I have often observed the development of robotics from the late 20th century up to now.
I wonder which country will produce the first fully functional robot.
In as far as humanoid robots are concerned it is almost a given that japan leads the way. right now they have developed robots that can dance, run, carry plates, climb stairs and recognise faces.
As far as mechanics are concerned the Japanese can already see the light at the end of the tunnel.
What is left now is developing the software that will enable the robots to do tasks. As of now they appear to have solved it up the level of them performing preprogrammed tasks.
This is still elementary as obviously the ideal robot should be able to accept new commands after production without needing a software download.
Not far behind are the Americans. When I compare the robotics coming out of Japan and those coming out of America it is a far cry. The Americans are producing some commendable robots but a large proportion are crude looking gizmos with a lot of tangling wires and cables. Their movement lacks grace and is too mechanical. A far cry when you compare it to this one
What is even more alarming is that the main output of robotics from America is from the military industry. Of course this is only natural of the war mongering vindictive upstarts. The ones they developed are not recognizable robots but more like automated fighters and spy planes that search and destroy targets or relay targets to bombers.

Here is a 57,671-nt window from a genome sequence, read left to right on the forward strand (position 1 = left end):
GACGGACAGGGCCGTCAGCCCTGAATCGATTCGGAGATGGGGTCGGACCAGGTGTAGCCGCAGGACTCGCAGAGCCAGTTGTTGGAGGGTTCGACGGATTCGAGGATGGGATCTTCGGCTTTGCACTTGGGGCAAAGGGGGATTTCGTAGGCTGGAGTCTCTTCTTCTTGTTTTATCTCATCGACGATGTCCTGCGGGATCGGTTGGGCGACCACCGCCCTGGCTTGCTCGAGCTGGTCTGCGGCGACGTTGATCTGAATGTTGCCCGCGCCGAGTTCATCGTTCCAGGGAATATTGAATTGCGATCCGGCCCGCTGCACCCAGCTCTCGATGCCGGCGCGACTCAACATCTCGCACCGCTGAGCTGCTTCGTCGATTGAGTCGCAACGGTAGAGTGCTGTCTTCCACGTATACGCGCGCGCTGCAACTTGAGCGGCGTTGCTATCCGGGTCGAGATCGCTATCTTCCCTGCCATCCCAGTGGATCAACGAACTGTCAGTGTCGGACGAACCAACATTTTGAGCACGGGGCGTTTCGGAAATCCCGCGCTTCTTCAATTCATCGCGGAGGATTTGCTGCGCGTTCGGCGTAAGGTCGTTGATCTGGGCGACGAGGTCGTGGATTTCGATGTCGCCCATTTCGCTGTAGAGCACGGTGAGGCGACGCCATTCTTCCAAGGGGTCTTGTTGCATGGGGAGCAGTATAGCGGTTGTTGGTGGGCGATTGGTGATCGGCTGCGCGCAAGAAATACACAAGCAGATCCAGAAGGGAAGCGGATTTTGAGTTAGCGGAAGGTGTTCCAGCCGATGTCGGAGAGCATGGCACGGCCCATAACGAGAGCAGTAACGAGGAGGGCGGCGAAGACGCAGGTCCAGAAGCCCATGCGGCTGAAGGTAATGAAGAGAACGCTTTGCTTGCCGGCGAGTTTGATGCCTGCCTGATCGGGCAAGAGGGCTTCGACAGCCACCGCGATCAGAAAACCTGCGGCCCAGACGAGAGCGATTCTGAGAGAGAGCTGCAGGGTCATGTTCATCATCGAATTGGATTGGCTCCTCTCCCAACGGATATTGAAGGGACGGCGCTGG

They recently developed s small 'skateboard" like robot to help in entering buildings in the Iraqi war. the robots are the one that take a 'peek' instead of risking a real soldier's life. They have also been employed in bomb disarming but I am doubtful of the robot's dexterity. The one that looked most like a robot was based on a mule and was designed to carry gear for the troops in the mountain side. It seems to work fine but I doubt if the robot can achieve such balancing feats because the afghan mountain ranges are quite rocky and steep.
I also saw some efforts from Iran but they still need a lot tuning down before they can be serious contenders for the title
But then there is the field of non-humanoid robots which I feel presents less challenges in developing as the biped problem is avoided and balance issues are greatly reduced.
This robot has immediate applications because of its small size and grace it can navigate tight spots, nooks and crannies in search and rescue, say in collapsed building or underwater emergencies to find and locate survivors. With the right adjustments it can even have spying capabilities.